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Keith Jackson, Facebook asked:
I'm a depressive and I tend to develop SAD, so seasonal affective disorder, in the winter. Do the high-intensity light boxes that are supposed to allow the skin to generate vitamin D work?” So, those light boxes that you can go out and buy, and you can get yourself a dose of light for half an hour in the morning. Would that help to raise our vitamin D levels?
Well I think there are a variety of different kinds of light boxes, but I think just light unless it’s got an awful lot of radiation, it’s not going to generate any vitamin D so that I mean, people can go to – you know, they go to tanning salons and so forth and that will in fact generate vitamin D, but the downside of this of course is it may have the consequences of being exposed to sun.
So, the way around the dilemma, it seems to be, is if you want to increase your vitamin D content, then just simply take it by mouth as a regular vitamin D3.
I agree; the wavelengths of light emitted by lightboxes designed to combat SADs (seasonal affective disorders) are chosen to stimulate a population of cells in the eye that are not concerned with seeing but instead with setting the body clock. These specific retinal ganglion cells respond to light at about 480nm, which is present in the lightbox output.
It's possible in principle to have a light box that would do both SAD and UV-B, I mean sunlight does work, so a box that approximated sunlight, but with a lot less UV would do it, particularly if you wore appropriate eye protection (NOT sunglasses or tanning goggles, special goggles).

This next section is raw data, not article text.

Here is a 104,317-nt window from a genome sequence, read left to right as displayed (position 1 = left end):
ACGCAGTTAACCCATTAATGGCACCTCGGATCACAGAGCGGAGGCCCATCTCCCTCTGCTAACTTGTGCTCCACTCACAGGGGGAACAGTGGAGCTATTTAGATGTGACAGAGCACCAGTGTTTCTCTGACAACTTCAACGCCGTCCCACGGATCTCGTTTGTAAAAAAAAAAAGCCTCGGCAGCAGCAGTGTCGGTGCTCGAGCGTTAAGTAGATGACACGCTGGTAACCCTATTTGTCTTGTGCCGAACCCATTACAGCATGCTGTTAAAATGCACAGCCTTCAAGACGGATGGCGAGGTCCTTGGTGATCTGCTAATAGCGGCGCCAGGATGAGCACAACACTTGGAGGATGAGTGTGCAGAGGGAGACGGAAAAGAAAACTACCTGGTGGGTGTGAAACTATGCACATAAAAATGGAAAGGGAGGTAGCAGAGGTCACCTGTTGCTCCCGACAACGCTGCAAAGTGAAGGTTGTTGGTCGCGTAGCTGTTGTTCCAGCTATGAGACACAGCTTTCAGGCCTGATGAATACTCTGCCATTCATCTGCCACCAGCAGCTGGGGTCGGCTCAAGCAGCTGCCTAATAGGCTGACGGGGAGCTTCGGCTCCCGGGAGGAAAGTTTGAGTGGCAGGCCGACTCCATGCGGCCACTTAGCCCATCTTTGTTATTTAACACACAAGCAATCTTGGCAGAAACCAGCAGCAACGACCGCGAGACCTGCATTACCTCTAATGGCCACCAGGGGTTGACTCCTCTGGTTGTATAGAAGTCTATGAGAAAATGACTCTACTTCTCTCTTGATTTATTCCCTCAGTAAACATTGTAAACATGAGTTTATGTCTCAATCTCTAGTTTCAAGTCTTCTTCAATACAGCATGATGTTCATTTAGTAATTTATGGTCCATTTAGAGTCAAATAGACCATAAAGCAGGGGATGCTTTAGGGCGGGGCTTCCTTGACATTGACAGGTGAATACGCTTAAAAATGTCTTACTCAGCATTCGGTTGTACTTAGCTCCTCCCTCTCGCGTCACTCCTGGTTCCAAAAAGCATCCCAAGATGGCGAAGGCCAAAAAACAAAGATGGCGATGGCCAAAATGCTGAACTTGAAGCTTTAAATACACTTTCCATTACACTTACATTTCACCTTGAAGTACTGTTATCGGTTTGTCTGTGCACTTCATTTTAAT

Far be it from me to disagree with Professor Ebers from Oxford but I took vitamin D3 supplements for 3 months, after which time, my very low levels had dropped a further 30%. My G.P.'s explanation was that taking the supplements had no effect because they were taken during three Winter months when my skin was not exposed to the sunlight. Therefore, only the precurser for true Vitamin D is made and not fully metabolised unless the skin is exposed. Therefore,simply taking the pills is not in my opinion, the answer to the problem. If this is incorrect, I am eager for a solution. Linda, Sun, 28th Oct 2012
And oral Vitamin D can cause kidney stones in those of us susceptible so still looking for an alternative to a Winter trip to the sun belt. LJSB, Sun, 23rd Dec 2012